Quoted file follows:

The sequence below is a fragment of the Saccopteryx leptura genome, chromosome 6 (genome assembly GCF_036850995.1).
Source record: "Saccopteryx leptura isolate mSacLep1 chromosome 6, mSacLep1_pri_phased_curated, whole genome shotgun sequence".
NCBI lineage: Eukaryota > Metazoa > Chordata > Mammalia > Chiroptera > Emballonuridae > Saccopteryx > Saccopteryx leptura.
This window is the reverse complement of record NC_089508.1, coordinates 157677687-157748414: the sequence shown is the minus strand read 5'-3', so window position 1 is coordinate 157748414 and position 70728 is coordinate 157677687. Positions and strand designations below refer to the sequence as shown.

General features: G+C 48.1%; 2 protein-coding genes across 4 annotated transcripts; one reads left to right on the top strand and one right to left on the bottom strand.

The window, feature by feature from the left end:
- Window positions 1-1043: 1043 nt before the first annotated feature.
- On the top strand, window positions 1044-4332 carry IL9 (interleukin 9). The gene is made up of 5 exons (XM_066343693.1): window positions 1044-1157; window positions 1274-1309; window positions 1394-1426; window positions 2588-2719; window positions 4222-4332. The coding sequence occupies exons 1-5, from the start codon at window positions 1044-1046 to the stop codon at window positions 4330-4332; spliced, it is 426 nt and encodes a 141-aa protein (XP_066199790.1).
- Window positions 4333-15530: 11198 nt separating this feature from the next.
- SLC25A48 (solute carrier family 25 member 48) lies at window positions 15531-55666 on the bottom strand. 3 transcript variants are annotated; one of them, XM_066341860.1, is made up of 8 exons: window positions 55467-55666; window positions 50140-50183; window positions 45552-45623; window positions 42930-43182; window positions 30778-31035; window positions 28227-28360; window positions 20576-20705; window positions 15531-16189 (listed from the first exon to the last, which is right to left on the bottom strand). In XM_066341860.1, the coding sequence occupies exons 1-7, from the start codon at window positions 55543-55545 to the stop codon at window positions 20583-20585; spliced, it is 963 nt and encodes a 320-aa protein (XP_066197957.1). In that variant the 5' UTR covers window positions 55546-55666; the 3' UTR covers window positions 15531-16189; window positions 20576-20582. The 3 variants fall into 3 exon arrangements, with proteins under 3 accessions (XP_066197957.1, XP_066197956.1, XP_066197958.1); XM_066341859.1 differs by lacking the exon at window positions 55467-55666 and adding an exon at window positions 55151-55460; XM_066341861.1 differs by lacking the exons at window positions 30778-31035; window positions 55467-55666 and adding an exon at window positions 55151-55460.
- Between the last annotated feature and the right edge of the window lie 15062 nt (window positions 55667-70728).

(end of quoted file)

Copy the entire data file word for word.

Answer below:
The sequence below is a fragment of the Saccopteryx leptura genome, chromosome 6 (genome assembly GCF_036850995.1).
Source record: "Saccopteryx leptura isolate mSacLep1 chromosome 6, mSacLep1_pri_phased_curated, whole genome shotgun sequence".
NCBI lineage: Eukaryota > Metazoa > Chordata > Mammalia > Chiroptera > Emballonuridae > Saccopteryx > Saccopteryx leptura.
This window is the reverse complement of record NC_089508.1, coordinates 157677687-157748414: the sequence shown is the minus strand read 5'-3', so window position 1 is coordinate 157748414 and position 70728 is coordinate 157677687. Positions and strand designations below refer to the sequence as shown.

General features: G+C 48.1%; 2 protein-coding genes across 4 annotated transcripts; one reads left to right on the top strand and one right to left on the bottom strand.

The window, feature by feature from the left end:
- Window positions 1-1043: 1043 nt before the first annotated feature.
- On the top strand, window positions 1044-4332 carry IL9 (interleukin 9). The gene is made up of 5 exons (XM_066343693.1): window positions 1044-1157; window positions 1274-1309; window positions 1394-1426; window positions 2588-2719; window positions 4222-4332. The coding sequence occupies exons 1-5, from the start codon at window positions 1044-1046 to the stop codon at window positions 4330-4332; spliced, it is 426 nt and encodes a 141-aa protein (XP_066199790.1).
- Window positions 4333-15530: 11198 nt separating this feature from the next.
- SLC25A48 (solute carrier family 25 member 48) lies at window positions 15531-55666 on the bottom strand. 3 transcript variants are annotated; one of them, XM_066341860.1, is made up of 8 exons: window positions 55467-55666; window positions 50140-50183; window positions 45552-45623; window positions 42930-43182; window positions 30778-31035; window positions 28227-28360; window positions 20576-20705; window positions 15531-16189 (listed from the first exon to the last, which is right to left on the bottom strand). In XM_066341860.1, the coding sequence occupies exons 1-7, from the start codon at window positions 55543-55545 to the stop codon at window positions 20583-20585; spliced, it is 963 nt and encodes a 320-aa protein (XP_066197957.1). In that variant the 5' UTR covers window positions 55546-55666; the 3' UTR covers window positions 15531-16189; window positions 20576-20582. The 3 variants fall into 3 exon arrangements, with proteins under 3 accessions (XP_066197957.1, XP_066197956.1, XP_066197958.1); XM_066341859.1 differs by lacking the exon at window positions 55467-55666 and adding an exon at window positions 55151-55460; XM_066341861.1 differs by lacking the exons at window positions 30778-31035; window positions 55467-55666 and adding an exon at window positions 55151-55460.
- Between the last annotated feature and the right edge of the window lie 15062 nt (window positions 55667-70728).